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Old 08-17-2016, 02:05 PM
 
470 posts, read 287,430 times
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Quote:
Originally Posted by blktoptrvl View Post
I still say Philadelphia/New York and other NE cities. This Biomass map shows that the NE is more densely covered than the SE and also much more than most of the west.
This doesn't necessarily indicate that the NE has higher tree cover volume than the SE. Biomass includes both living organism mass, and dead organism mass (fallen trees, leaf litter, etc), and there will be higher biomass in the North than in the South because the cooler climate of the North slows down the decaying/nutrient turnover process. As a result, more dead matter is left in Northern forests vs the southern forests, which contributes to the biomass totals.

Last edited by VIRAL; 08-17-2016 at 03:10 PM..
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Old 08-17-2016, 03:06 PM
 
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Cities that I've been to that come to mind: Charlotte, Atlanta, Asheville (NC), Washington (DC), Seattle, Portland (OR), Burlington (VT).
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Old 08-17-2016, 04:02 PM
 
Location: Jersey City
2,696 posts, read 988,733 times
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Cue the obligatory post arguing that NYC is somehow the greenest.
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Old 08-17-2016, 04:37 PM
 
Location: Minneapolis, MN
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That I've been to... Atlanta and Minneapolis.

The Miami area, besides neighbourhoods like Coral Gables, is very lacking in tree cover.
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Old 08-17-2016, 05:49 PM
 
Location: Greenville SC 'Waterfall City'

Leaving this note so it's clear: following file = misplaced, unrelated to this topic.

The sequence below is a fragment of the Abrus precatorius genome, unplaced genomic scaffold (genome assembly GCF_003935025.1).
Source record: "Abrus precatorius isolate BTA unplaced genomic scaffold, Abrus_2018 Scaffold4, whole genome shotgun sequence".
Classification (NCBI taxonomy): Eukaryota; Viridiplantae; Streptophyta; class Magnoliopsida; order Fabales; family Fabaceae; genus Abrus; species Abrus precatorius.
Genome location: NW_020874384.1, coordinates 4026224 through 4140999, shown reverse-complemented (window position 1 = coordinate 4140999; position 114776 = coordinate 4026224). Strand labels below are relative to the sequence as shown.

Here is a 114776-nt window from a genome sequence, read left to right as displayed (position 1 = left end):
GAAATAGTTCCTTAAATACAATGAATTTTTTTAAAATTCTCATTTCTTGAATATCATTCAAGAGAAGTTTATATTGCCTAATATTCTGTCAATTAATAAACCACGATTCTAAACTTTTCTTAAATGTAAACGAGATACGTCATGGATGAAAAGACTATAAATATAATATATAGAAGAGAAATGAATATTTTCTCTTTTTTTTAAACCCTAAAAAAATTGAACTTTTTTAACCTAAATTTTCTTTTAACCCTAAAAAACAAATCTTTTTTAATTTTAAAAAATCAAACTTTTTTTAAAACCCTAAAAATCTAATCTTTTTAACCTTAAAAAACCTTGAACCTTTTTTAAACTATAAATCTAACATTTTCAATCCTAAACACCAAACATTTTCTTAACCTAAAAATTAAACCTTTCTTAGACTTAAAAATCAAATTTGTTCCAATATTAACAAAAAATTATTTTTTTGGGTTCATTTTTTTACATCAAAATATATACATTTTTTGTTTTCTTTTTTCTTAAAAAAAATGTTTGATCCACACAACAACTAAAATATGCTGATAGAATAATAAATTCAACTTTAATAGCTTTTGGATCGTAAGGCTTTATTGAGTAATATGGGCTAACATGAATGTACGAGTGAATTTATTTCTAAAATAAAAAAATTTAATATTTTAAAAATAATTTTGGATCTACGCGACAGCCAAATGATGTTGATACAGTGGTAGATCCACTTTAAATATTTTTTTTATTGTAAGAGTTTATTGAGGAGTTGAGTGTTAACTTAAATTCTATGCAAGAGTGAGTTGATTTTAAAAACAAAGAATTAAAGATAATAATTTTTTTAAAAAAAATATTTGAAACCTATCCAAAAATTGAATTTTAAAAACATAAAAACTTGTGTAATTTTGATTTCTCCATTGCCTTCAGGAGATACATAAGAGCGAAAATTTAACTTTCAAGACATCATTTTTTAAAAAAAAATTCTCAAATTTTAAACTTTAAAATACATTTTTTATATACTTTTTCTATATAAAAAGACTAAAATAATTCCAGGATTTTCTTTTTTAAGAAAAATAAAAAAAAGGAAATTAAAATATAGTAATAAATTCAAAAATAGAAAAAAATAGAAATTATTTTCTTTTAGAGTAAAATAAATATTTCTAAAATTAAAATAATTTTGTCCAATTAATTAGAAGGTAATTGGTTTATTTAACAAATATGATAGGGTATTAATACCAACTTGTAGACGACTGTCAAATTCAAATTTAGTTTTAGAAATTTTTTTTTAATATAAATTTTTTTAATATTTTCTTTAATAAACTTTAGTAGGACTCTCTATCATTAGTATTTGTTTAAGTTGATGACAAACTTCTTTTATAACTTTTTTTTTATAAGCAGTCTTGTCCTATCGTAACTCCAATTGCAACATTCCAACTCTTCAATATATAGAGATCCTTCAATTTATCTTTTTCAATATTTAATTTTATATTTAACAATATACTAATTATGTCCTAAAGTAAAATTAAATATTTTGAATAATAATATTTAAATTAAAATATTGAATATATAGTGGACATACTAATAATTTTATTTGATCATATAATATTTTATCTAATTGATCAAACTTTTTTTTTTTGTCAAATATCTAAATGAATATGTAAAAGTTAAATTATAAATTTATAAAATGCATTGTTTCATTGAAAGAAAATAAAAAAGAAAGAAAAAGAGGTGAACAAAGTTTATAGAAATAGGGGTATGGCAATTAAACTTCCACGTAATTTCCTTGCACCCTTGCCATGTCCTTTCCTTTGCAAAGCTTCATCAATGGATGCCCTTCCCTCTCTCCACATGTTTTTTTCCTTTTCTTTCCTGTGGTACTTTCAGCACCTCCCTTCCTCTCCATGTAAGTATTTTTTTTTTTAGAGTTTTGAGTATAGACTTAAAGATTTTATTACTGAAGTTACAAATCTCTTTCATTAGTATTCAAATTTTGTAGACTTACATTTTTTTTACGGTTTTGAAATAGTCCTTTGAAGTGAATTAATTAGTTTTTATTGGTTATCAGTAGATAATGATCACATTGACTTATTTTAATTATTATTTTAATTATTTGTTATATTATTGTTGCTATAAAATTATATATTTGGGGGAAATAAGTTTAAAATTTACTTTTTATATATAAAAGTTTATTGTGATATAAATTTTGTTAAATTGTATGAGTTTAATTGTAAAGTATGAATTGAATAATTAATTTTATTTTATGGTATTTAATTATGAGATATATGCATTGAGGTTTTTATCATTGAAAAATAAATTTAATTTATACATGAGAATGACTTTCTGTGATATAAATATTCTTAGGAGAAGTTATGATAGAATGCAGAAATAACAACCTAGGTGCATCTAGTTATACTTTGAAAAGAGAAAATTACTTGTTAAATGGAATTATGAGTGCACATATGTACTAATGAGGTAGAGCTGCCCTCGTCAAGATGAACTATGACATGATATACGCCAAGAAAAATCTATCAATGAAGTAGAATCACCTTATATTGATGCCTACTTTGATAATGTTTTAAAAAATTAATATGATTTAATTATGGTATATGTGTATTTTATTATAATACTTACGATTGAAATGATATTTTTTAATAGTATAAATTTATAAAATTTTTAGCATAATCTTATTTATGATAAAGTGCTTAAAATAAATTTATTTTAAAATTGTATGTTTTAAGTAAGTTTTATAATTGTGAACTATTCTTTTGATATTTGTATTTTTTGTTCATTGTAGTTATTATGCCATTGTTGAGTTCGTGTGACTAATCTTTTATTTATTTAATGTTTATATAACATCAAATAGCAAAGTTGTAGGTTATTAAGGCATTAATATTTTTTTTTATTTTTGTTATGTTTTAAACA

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greenville SC has to be up there.
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Old 08-17-2016, 09:17 PM
 
Location: Seattle WA, USA
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Quote:
Originally Posted by blktoptrvl View Post
I still say Philadelphia/New York and other NE cities. This Biomass map shows that the NE is more densely covered than the SE and also much more than most of the west.
looking at your map the northwest and the coastal west in general has the highest biomass, the pacific temperate rainforest has the highest biomass in the world, even more than the tropical rainforests. But of course the cities won't have as much biomass. but there are still some large trees such as this one
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Old 08-17-2016, 09:37 PM
 
Location: Savannah GA
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Quote:
Originally Posted by VIRAL View Post
The Piedmont is tree-filled, but nearly all the trees go bare in winter, making for a dead landscape. The other two regions have large amounts of greenery that is seen year-round.
Wait. Aren't you arguing in another thread that "the south is too warm for deciduous trees" ... ?

The South Is Too Warm For Deciduous Trees: Am I Right?
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Old 08-17-2016, 09:39 PM
 
Location: Savannah GA
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Quote:
Originally Posted by Simpsonvilllian View Post
the dominant tree in atlanta is pine so can't say it is that stark in the winter.
Not even close to being true.
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Old 08-17-2016, 09:40 PM
 
Location: Olympia, Washington
1,265 posts, read 701,501 times
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Quote:
Originally Posted by grega94 View Post
looking at your map the northwest and the coastal west in general has the highest biomass, the pacific temperate rainforest has the highest biomass in the world, even more than the tropical rainforests. But of course the cities won't have as much biomass. but there are still some large trees such as this one
The size of the trees blew my mind when I moved out here from the northeastern US. Also how are we defining cities here OP? Is there a min population we are going by? I mean Olympia has a temperate rainforest right in the city itself...

https://en.m.wikipedia.org/wiki/Watershed_Park
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Old 08-17-2016, 10:56 PM
 
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Quote:
Originally Posted by grega94 View Post
looking at your map the northwest and the coastal west in general has the highest biomass, the pacific temperate rainforest has the highest biomass in the world, even more than the tropical rainforests. But of course the cities won't have as much biomass. but there are still some large trees such as this one
Do keep in mind that biomass is higher in the temperate rainforests vs tropical rainforests, since organic matter doesn't decay as fast in the former, due to cooler temperatures.
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